There's a new line of small-batch craft brews from Victory Beers, one of my favorite East Coast breweries, (in large part due to their Prima Pils, America's best lager in my estimation), and the latest offering is the V-Twelve. The Twelve is a reference to the ABV, and the automotive reference is no mistake - this beer definitely revs high. They describe it as "immense" and that is not a misnomer, but it's not immense in the nose - the high alcohol does not overwhelm as some Belgian-style beers of even lower registers sometimes do. It's unmistakably winey but not to a fault, and as the Prima Pils does, finishes clean (though with a broader and fuller register) and without the sometimes-distracting fruitiness of some other contemporary North American Belgians. Bottle-conditioned and released in a 750 mL corked bottle, this is a beer that will keep for some time, and it might not be a bad idea to pick up a couple of bottles - at just $6.50 (at Weaver Street Market, anyways), this carries the full alcohol content and much more taste than comparably sized and priced bottles of wine.

Allen & Son Pit Cooked Bar-B-Q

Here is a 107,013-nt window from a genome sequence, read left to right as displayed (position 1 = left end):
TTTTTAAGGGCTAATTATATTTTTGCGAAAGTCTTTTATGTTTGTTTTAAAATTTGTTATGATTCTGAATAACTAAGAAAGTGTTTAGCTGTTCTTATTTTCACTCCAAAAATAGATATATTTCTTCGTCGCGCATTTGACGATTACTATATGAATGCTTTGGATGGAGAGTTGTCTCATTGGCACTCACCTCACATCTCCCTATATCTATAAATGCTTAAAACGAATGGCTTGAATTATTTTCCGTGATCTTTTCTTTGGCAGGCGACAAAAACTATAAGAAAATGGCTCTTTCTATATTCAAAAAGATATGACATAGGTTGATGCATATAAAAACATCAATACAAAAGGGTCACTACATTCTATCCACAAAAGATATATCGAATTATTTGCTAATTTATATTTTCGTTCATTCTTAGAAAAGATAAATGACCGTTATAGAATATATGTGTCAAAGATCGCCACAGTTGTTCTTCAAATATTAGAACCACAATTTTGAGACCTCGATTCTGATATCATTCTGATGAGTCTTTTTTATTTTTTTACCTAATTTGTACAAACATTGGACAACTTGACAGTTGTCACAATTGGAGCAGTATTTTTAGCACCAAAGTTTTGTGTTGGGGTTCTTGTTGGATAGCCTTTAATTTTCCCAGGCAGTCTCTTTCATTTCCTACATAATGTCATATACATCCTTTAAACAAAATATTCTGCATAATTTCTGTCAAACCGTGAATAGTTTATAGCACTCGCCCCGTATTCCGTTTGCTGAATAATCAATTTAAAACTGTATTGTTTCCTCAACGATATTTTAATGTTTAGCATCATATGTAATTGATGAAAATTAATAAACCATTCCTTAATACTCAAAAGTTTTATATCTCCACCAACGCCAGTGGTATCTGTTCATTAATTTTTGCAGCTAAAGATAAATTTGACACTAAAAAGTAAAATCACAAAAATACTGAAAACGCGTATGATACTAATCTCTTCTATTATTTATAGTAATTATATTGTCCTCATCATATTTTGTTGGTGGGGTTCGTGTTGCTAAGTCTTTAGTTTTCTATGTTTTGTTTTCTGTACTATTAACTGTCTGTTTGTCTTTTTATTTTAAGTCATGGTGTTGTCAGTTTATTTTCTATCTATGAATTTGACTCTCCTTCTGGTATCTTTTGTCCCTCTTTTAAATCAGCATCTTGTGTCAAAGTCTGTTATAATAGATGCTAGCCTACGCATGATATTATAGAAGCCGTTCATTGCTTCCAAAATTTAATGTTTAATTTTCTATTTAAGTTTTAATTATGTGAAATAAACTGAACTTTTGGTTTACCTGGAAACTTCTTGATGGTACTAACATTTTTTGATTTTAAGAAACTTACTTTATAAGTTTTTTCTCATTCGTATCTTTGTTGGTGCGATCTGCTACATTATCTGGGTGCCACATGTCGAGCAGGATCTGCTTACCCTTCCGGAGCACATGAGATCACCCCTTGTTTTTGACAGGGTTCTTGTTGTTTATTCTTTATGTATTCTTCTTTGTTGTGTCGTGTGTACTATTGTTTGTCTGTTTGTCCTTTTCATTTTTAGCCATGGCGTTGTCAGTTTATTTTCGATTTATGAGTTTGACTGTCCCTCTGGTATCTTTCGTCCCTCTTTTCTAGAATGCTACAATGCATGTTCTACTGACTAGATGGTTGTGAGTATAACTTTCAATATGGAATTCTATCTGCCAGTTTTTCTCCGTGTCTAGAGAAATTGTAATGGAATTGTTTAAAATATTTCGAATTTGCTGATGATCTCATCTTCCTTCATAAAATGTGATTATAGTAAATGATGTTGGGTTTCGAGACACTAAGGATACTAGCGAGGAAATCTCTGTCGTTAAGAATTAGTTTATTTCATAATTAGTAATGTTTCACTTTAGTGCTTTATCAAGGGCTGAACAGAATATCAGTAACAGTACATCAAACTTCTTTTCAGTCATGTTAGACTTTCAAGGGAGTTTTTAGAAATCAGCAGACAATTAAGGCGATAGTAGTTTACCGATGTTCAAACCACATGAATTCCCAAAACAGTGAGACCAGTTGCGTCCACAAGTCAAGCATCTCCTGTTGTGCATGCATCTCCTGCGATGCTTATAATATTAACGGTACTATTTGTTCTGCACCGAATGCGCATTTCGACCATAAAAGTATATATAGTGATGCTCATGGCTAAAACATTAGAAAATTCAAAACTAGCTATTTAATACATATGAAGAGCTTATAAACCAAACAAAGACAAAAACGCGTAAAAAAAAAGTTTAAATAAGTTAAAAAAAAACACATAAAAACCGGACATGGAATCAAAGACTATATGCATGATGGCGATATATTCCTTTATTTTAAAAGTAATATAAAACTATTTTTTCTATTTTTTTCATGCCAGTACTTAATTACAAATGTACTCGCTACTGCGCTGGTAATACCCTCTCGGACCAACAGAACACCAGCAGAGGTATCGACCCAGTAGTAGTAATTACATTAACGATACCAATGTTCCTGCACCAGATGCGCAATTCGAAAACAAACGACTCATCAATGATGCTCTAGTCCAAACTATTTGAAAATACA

After several trips to Allen & Son that ended without a verdict - due to their being unaccountably closed - a call ahead today confirmed that not only was it open but that the special was BBQ pork chops. And so off we went, and were not disappointed.

After only a few minutes' deliberation, I settled on the special, pretty sure that I'd never had BBQ pork chops before. They didn't disappoint. Incredibly tender and with the flesh pink not from undercooking but from something in the cooking itself, they were coated with a slightly thicker and fuller version of Allen & Son's vinegar-heavy (natch) BBQ sauce and, while they didn't quite fall off the bone, there wasn't any problem separating the flesh. The sides delivered, too - sweet and savory yams with copious brown sugar and cloves; butter-soaked peas and pearl onions; and deep-brown hushpuppies, just a bit sweet. The tea was sweet-but-not-too-much, and perfectly refreshing. And the whole package - including an innocuous palate-cleanser of iceberg lettuce, Bac-O, flavorless carrots and tomato salad - was, as the special, $6.80.